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duke & duchess of dutcher Print
Written by Nikitas Magel   

dutcher_5NM: Okay, so you've explained the scientific basis justifying your decisions not to filter.  But given the option, to you, what is the artisanal incentive in favor of not filtering?

KD: I nominate a wine to be unfiltered if we want it to be maybe a little chunkier.   Usually when you take a wine to bottle unfiltered, it will take on its life a bit of an earthy character, versus if it were [clear and] bright. I'm not sure what, kinetically, is going on. In that case, it's likely not microbiological.  But there's just something kinetically, where the wines take on a more earthy character.  So, now that I've said that, and knowing that our Proprietor's Reserve Zinfandel is a blend of different varieties, I think it's a good wine to take that risk [of not filtering] with; a bit of that organic substrate might be interesting!

Customers of the Crossing

NM: I've heard quite a bit on the Damskey Technique, what I'll call the 'Mathy Hospitality,' and the synergy between you in expressing the uniqueness of Dry Creek Valley in the wines that you craft.  In closing, whom do you see most likely to truly appreciate these wines?  How would you describe the customer who responds best to your overall approach?

DM: We hit big with people who like to explore different areas in new wines.  Most days, customers will see me here [in and around the tasting room], and then Kerry often walks in.  So they have a better understanding of our wines, because we get to be hands-on and get into their ears and minds.  We have really outgoing, adventurous consumers that like to explore.  We get emails from them that say things like, "I tried the Maple Zin with this, this, and this.  You really need to tell our fellow [wine] club members that it goes great with this!"  They want to be a part of it, they want to be part of having other people enjoy our wines.  To be honest with you, Kerry and I get the fun part of talking with people, and find that all our consumers tend to be ambassadors for us.  They want to be spokesmen and turn people onto our wines, and have them experience and be adventurous with them as well.  We don't get shy customers or people who tend to be new around wine.  As a whole, typically our demographic has been in the 42-60 year old range, a lot of which has been a carryover from the older ownership.  Now, with the growth in our wine club, the demographic there is in the 25-32 year old range.  We hear people saying, "We want something that no one else has; we want to be the first to discover that."  The younger generation is less safe.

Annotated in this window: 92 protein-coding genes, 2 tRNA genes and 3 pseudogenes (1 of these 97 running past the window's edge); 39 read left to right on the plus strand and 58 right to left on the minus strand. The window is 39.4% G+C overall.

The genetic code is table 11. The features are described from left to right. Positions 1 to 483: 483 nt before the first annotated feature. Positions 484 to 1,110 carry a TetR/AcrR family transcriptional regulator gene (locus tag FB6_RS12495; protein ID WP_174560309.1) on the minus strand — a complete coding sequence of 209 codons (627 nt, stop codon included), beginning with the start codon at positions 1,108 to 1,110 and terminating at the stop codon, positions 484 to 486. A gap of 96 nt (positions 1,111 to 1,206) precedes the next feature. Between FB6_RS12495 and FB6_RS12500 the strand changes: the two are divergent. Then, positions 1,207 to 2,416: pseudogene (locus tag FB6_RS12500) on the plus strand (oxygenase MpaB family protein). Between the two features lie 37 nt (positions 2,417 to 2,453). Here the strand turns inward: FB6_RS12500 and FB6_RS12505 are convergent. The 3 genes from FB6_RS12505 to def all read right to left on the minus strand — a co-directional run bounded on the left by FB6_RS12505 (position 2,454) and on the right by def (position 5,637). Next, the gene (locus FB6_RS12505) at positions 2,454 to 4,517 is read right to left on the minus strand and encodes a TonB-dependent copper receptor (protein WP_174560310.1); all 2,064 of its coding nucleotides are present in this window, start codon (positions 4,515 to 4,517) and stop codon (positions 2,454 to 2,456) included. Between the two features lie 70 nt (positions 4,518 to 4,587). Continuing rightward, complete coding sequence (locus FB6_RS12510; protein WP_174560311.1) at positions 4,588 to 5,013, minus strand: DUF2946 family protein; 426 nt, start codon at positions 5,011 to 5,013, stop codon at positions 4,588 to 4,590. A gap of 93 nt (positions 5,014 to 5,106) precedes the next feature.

Young or old, seasoned or not, the wines of Dutcher Crossing offer a unique opportunity for the wine drinker seeking to taste the Dry Creek Valley experience.  To learn more about these wines and how to get them, visit Dutcher Crossing Winery online. v

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Kate Jones said:

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Hi Nikitas,
I had the pleasure of joining Debra, Kerry and you during your visit to Dutcher Crossing Winery. I enjoyed reading your in-depth interview, as it gives great insight into their commitment and dedication to making the Dutcher Crossing wines.
Cheers,
Kate
 
19 January 2009 | url
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